Jayden’s Hidden Treasures provides financial assistance to families

Published 8:29 am Wednesday, April 27, 2022

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By:  Laura McConatha

Jayden Johnson

Jayden Johnson would have been 19 years old on April 10, 2022. The third and youngest son of Fanesia and David Johnson, he developed an enlarged heart soon after birth. At 5 months old, he was diagnosed with Pompe disease, a rare genetic disorder characterized by the abnormal buildup of a complex sugar molecule called glycogen inside cells. This buildup impairs the workings of different organs and tissues, especially the heart and other kinds of muscle. With a prognosis that Jayden would probably die before his 1st birthday, his pediatrician located a clinical trial at Duke University. Since he was so fragile, Fanesia had to move with him to North Carolina for the trial.

After 6 months of treatment his heart size had decreased by half, he no longer required a feeding tube, and he was sitting up and moving around on his own.  He was well enough to move home and his family began making the roundtrip drive from Americus to Atlanta every two weeks to continue the clinical trial at Emory. A little after his first birthday, Jayden was walking on his own. His heart size was still decreasing, and looking at him, you would never have guessed he had Infantile Pompe disease. The clinical trial proceeded and the bi-weekly trips to Emory continued so he could receive his 8-hour infusion. In April of 2006, the FDA approved Myozyme for all Pompe patients.  Although Jayden’s muscles were weaker than his friends, he could run and play and do everything you would expect a preschooler to be doing.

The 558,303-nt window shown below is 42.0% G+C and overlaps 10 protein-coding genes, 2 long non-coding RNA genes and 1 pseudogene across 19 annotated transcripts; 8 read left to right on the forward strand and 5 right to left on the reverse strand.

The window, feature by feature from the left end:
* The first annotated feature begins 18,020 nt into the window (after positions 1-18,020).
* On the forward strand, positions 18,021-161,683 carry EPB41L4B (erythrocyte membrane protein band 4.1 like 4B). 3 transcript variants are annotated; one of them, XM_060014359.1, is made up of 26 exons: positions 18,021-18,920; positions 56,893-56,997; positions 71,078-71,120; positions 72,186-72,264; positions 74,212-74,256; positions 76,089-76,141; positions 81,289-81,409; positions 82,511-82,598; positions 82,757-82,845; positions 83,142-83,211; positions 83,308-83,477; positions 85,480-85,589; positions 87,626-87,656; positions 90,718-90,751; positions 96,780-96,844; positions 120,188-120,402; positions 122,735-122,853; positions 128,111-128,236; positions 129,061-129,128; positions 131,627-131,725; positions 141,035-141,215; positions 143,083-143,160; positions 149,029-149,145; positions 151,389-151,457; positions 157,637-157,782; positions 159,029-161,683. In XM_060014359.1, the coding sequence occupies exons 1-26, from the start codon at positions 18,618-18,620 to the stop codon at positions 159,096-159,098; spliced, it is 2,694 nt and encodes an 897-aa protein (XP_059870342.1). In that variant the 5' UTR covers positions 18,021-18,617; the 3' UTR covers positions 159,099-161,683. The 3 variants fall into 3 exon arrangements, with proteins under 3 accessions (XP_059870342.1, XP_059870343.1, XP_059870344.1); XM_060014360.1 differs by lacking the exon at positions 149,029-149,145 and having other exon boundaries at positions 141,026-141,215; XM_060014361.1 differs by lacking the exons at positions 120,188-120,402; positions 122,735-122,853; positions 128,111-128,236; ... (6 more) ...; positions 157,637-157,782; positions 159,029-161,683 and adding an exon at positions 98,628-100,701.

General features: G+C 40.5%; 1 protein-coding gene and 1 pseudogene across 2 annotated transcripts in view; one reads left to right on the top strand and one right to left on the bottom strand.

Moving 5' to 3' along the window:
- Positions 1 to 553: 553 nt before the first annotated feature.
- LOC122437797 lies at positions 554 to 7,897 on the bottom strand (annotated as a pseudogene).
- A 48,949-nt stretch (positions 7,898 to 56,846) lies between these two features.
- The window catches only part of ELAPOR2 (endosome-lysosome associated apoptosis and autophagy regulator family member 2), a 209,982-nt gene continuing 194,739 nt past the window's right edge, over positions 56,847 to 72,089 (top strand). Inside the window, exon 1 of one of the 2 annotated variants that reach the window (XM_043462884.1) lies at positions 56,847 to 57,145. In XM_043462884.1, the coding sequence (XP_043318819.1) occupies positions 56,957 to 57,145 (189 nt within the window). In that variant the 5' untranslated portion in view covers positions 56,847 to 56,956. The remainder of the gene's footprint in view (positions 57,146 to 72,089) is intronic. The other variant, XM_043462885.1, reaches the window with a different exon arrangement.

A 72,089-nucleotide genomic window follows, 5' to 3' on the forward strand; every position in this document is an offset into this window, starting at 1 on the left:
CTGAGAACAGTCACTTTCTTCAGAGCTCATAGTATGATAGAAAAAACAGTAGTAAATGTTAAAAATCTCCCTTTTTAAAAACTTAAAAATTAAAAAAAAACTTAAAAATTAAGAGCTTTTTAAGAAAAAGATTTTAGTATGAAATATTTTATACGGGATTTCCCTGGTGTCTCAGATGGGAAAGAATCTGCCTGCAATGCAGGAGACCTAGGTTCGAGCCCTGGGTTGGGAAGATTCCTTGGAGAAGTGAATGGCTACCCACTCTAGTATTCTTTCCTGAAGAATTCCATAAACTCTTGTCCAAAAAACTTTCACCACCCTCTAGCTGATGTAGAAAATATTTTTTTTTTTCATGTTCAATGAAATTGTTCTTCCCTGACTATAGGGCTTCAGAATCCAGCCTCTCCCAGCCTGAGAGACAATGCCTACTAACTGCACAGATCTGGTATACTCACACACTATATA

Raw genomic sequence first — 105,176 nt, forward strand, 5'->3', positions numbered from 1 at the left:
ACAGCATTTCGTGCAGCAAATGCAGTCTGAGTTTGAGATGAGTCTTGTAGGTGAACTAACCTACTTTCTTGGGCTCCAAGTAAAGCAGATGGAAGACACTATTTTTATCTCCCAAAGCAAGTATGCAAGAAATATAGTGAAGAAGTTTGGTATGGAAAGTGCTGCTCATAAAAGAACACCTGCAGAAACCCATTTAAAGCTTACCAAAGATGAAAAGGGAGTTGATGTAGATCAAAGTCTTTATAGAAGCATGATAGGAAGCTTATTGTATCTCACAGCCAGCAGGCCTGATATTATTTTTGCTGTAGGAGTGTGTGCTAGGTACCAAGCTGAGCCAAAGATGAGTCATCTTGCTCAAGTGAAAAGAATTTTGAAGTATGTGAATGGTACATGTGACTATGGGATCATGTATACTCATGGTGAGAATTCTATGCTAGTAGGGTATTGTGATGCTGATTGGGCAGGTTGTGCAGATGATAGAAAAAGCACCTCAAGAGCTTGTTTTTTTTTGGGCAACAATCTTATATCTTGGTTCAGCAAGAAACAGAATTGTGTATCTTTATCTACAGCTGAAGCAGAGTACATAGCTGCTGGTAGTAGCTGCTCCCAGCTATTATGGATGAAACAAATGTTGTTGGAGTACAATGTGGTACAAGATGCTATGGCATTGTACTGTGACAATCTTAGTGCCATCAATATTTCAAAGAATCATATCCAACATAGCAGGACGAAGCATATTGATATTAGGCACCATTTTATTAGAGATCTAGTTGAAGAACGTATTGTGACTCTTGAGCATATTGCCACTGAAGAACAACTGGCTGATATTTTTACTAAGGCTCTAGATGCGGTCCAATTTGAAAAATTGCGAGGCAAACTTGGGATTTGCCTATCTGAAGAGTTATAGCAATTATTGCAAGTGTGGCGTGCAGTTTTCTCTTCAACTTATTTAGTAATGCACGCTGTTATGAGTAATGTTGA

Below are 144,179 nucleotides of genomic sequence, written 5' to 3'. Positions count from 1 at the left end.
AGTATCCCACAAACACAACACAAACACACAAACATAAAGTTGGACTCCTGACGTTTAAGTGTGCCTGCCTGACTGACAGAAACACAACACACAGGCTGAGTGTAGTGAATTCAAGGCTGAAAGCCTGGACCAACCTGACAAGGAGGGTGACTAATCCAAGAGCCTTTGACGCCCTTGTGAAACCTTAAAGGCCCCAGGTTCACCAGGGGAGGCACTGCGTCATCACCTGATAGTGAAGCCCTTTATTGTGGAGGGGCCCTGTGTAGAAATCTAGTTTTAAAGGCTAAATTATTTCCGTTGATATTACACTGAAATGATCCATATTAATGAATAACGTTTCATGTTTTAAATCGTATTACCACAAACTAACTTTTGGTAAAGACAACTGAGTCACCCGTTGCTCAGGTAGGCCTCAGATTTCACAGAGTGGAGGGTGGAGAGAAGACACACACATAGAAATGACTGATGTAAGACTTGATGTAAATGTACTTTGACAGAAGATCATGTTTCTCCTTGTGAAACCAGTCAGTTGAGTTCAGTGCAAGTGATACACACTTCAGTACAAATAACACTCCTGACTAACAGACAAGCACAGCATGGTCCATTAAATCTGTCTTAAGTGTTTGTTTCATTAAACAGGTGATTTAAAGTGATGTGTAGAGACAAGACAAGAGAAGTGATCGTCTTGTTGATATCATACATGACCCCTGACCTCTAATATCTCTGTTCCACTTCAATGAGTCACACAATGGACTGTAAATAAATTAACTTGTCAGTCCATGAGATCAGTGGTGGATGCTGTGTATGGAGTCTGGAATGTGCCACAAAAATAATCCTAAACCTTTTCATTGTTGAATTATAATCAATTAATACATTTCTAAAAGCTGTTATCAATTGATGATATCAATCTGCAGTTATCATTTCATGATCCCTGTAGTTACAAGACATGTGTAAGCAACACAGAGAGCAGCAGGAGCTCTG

In June of 2006, Jayden’s dose of Myozyme was lowered and although stable, he still saw numerous doctors and specialists on a regular basis. In March 2010, he was hospitalized for the first time since his diagnosis. He subsequently went into respiratory failure, was placed on a ventilator and air-lifted to Children’s Hospital of Atlanta.  He was treated, successfully taken off the ventilator, and came home a week later to begin his infusion treatments at Phoebe Sumter Medical Center.

Like most children in the United States with Pompe disease, Jayden transitioned to the ADVANCE clinical research study at Emory in April of 2012 and started enzyme replacement therapy (ERT) with the 4000L version of Myozyme. This required his family to now make weekly trips to Atlanta.

By August of 2013, it was clear Jayden was continuing to lose muscle strength. Sadly, Jayden passed away in the early morning of March 14, 2014, likely the result of a sudden respiratory or cardiac event. Fanesia reflects, “Our little boy touched so many lives with his courageous, hopeful, and happy spirit. He always had a grin on his face.”

After his death, David and Fanesia realized that their extreme financial, emotional, and spiritual challenges had kept them from seeing the hidden treasures along Jayden’s journey. These hidden treasures were neighbors with medical skills stopping by to check on Jayden, teachers who would call if he exhibited signs of exhaustion, and physicians who went above and beyond to ensure that Jayden received the best possible care. Other treasures came in the form of co-workers, family, and church members who provided financial assistance to offset the cost of his care and the frequent travel to receive it. Fanesia says, “Meeting other parents caring for a child with complex medical needs, we began to fully understand the tremendous value of ‘hidden’ treasures. Starting our nonprofit organization allowed us to honor Jayden’s memory by passing these treasures on to other families who are dealing with the same challenges that we faced.”

To learn more and apply for financial assistance, please visit: www.JaydensHiddenTreasures.com.